“Placed within a landscape setting, rock-art becomes a more complex and expressive visual language” (Chippindale and Nash, 2004:23)
Apart from the quantity and diversity of rock art images in this collection, one of the most notable features is the landscapes within which they occur: vast undulating deserts; mountainous regions carved out by the wind and rain; verdant wooded environments; and lacustrine and coastal backdrops, are all testament to the diverse contexts in which rock art has been placed across the African continent.
Indeed, the defining characteristic of rock art beyond its association with rock surfaces, is its placement within the geographical landscape. Landscapes can be social, cultural, economic, political, ritual, or sacred – but more than anything the geology of the landscape has to be favourable in order for rock art to be placed within it in the first place.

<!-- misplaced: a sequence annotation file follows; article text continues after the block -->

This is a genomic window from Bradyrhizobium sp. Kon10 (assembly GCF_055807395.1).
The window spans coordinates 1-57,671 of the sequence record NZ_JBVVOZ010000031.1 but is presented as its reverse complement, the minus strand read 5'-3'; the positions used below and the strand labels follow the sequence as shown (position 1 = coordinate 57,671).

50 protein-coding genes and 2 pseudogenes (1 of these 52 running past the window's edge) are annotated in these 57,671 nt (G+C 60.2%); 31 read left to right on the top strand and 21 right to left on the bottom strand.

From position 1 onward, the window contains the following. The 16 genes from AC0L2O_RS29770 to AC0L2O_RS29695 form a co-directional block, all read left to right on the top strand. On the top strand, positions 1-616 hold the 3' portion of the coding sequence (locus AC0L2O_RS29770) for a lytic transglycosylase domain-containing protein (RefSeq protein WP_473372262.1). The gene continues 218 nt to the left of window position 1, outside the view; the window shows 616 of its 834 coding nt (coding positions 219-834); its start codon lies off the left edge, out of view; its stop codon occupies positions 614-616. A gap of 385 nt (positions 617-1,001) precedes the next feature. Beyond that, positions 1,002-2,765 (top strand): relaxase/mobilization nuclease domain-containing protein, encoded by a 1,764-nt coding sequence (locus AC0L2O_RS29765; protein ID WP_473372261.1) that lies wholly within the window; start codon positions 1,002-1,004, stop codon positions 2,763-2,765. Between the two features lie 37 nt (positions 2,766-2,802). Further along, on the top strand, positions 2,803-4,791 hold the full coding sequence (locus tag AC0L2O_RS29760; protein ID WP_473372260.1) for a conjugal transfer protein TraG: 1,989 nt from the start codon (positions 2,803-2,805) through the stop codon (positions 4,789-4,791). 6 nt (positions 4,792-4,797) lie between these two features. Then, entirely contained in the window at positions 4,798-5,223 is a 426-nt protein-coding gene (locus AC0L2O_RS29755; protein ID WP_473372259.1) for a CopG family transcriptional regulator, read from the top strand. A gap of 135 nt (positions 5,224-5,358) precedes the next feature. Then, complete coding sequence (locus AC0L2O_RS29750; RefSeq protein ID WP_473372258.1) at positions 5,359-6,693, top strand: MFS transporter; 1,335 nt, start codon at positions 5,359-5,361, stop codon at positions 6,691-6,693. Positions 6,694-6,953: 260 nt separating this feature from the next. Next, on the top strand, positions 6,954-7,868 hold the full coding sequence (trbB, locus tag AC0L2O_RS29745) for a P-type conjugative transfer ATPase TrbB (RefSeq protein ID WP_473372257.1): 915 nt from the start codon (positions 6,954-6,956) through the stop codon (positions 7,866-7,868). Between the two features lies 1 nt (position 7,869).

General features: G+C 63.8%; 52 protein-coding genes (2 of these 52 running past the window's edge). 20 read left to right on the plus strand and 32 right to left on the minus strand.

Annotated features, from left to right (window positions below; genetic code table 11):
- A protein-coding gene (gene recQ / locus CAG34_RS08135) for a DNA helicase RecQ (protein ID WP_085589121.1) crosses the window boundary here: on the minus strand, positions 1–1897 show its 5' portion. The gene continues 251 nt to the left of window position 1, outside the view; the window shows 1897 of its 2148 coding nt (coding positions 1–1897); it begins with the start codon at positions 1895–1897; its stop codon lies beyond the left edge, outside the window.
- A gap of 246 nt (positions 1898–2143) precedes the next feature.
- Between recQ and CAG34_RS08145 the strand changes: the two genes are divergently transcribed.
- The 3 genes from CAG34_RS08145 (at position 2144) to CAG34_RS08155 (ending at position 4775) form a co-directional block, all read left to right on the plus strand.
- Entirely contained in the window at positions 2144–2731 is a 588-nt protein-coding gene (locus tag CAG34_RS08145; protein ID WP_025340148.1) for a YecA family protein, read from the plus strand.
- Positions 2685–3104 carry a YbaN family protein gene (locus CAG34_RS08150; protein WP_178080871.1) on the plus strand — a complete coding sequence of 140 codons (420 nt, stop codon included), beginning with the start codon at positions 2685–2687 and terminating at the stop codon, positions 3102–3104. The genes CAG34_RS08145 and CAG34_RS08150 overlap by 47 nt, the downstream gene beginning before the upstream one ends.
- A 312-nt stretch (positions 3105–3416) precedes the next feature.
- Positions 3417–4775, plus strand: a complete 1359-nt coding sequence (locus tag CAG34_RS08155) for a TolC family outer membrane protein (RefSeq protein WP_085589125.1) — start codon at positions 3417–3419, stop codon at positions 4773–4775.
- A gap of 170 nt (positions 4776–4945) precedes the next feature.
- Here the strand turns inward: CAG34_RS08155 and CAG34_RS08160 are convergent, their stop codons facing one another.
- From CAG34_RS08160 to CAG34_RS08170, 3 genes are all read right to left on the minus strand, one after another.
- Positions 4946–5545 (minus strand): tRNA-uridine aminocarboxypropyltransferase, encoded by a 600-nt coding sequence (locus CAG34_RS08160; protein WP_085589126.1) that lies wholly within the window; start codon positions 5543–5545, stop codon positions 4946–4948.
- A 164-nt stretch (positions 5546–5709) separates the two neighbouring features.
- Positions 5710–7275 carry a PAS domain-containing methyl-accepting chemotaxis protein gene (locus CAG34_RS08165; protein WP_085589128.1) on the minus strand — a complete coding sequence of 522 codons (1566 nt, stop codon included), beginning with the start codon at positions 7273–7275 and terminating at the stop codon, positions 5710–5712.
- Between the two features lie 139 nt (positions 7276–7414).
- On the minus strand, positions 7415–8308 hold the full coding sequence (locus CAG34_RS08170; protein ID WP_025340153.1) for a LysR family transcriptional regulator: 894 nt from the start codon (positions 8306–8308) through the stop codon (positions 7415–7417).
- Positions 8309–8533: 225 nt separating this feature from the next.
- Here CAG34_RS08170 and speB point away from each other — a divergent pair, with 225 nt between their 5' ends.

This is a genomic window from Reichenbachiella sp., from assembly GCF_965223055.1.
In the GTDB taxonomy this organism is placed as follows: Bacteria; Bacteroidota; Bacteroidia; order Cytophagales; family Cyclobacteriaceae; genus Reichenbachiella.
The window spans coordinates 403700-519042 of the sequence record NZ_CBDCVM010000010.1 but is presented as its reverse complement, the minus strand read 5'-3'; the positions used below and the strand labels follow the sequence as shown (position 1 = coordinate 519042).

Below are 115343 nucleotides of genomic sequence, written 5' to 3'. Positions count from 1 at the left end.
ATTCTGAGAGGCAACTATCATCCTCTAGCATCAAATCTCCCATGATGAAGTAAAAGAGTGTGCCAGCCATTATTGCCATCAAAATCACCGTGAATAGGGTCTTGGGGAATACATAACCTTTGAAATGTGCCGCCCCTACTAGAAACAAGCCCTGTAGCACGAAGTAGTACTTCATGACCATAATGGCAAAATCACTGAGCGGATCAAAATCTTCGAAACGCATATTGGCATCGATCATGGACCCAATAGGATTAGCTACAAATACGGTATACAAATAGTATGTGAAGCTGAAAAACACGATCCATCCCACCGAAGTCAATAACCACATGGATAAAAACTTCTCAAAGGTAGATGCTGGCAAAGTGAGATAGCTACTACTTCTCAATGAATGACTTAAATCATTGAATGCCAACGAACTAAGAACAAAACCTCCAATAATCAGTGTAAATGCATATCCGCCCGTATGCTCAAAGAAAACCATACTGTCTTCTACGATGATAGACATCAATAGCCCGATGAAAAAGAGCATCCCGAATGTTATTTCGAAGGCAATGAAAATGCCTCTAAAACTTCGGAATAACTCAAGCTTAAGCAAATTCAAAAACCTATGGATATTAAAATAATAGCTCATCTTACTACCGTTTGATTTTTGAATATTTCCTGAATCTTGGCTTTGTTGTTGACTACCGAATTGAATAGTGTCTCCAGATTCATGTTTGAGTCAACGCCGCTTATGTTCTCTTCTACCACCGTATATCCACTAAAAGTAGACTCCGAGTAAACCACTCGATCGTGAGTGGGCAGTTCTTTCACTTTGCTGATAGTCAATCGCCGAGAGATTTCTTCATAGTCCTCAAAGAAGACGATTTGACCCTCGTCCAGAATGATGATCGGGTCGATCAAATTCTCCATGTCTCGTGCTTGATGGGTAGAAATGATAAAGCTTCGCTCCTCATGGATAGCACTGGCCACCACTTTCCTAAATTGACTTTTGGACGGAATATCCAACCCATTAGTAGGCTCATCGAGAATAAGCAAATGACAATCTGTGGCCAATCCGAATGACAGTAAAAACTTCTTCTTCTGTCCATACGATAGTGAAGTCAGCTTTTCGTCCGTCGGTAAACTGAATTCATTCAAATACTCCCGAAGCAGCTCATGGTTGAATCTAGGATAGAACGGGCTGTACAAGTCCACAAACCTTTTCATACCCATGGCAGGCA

In archaeology, context is everything, and we may assume that the positioning of images in the landscape is equally important. But what exactly is the relationship between rock art and the landscape? Any connection between the placement of images and the environment, if indeed there is a correlation to be made, varies depending on cultural group, belief systems, economic and social structures, geology, topography and climate. While we cannot make any overarching theories, as Chippindale and Nash observe, “All rock art was initially created or caused to be created by someone, for someone; its landscape position would have been important” (2004:21)